Flaw finders go their own way

Security researchers rebut the idea that "responsible" flaw disclosure means playing ball with software makers.

To many software makers and security consultants, flaw finder David Aitel is irresponsible.

The 20-something founder of vulnerability assessment company Immunity hunts down security problems in widely used software products. But unlike an increasing number of researchers, he does not share his findings with the makers of the programs he examines.

Last week, Immunity published an advisory highlighting four security holes in Apple Computer's Mac OS X--vulnerabilities that the security company had known about for seven months but had kept to itself and its customers instead of disclosing the problem to Apple.


What's new:
Despite pressure from Microsoft and other companies about the dissemination of security alerts, independent researchers are sticking to their own approach to flaw disclosure.

Bottom line:
The debate about when and how to inform people about security risks is causing fractures in the industry.

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"I don't believe that anyone has an obligation to do quality control for another company," Aitel said. "If you find out some information, we believe you should be able to use that information as you wish."

Despite efforts from Microsoft and other companies to direct how and when security alerts are sent out, independent researchers like Aitel are sticking to their own vision of flaw disclosure.

For them, software companies have become too comfortable in dealing with vulnerabilities--a situation that has resulted in longer times between the discovery of security holes and the release of patches.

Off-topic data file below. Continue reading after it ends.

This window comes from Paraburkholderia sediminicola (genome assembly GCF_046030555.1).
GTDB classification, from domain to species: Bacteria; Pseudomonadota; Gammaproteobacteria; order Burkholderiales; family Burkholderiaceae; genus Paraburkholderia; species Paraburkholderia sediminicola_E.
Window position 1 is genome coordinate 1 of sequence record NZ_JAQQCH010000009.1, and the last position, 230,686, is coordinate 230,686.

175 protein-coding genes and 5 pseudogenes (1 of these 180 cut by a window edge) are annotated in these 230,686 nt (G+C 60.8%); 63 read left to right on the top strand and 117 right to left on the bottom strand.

At the heart of the issue is the software industry push for "responsible" disclosure, which calls on researchers to delay the announcement of security holes so that manufacturers have time to patch them. That way, people who use flawed products are protected from attack, the argument goes. But the approach also has benefits for software makers, a security expert pointed out.

"As long as the public doesn't know the flaws are there, why spend the money to fix them quickly?" said Bruce Schneier, chief technology officer at Counterpane Internet Security, a network monitoring company. "Only full disclosure keeps the vendors honest."

The debate over how open the discussion of flaws should be is not a new one. The locksmith community has been talking over the issue for more than a century and a half, and it still has failed to find consensus.

Matt Blaze, a computer science professor at the University of Pennsylvania, has seen firsthand the ire that the issue can raise. Blaze has studied how security threats in the logical world compare to problems with physical locks in the real world. His papers have revealed weaknesses in locks that some professional locksmiths would have liked to keep secret.